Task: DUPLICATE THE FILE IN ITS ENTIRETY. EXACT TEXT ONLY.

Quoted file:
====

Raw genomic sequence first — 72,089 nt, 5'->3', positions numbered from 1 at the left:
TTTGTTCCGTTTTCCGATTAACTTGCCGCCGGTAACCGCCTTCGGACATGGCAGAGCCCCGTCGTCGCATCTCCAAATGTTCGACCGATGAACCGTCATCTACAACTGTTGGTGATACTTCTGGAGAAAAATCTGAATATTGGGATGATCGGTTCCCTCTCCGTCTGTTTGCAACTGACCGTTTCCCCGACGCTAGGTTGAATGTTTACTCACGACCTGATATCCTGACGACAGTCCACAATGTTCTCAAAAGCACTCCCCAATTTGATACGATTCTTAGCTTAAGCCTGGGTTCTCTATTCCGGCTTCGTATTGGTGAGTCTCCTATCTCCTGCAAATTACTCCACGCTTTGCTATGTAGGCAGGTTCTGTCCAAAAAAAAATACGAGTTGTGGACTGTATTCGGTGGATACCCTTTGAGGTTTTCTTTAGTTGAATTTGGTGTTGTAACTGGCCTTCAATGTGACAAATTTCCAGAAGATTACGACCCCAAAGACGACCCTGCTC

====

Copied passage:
Raw genomic sequence first — 72,089 nt, 5'->3', positions numbered from 1 at the left:
TTTGTTCCGTTTTCCGATTAACTTGCCGCCGGTAACCGCCTTCGGACATGGCAGAGCCCCGTCGTCGCATCTCCAAATGTTCGACCGATGAACCGTCATCTACAACTGTTGGTGATACTTCTGGAGAAAAATCTGAATATTGGGATGATCGGTTCCCTCTCCGTCTGTTTGCAACTGACCGTTTCCCCGACGCTAGGTTGAATGTTTACTCACGACCTGATATCCTGACGACAGTCCACAATGTTCTCAAAAGCACTCCCCAATTTGATACGATTCTTAGCTTAAGCCTGGGTTCTCTATTCCGGCTTCGTATTGGTGAGTCTCCTATCTCCTGCAAATTACTCCACGCTTTGCTATGTAGGCAGGTTCTGTCCAAAAAAAAATACGAGTTGTGGACTGTATTCGGTGGATACCCTTTGAGGTTTTCTTTAGTTGAATTTGGTGTTGTAACTGGCCTTCAATGTGACAAATTTCCAGAAGATTACGACCCCAAAGACGACCCTGCTC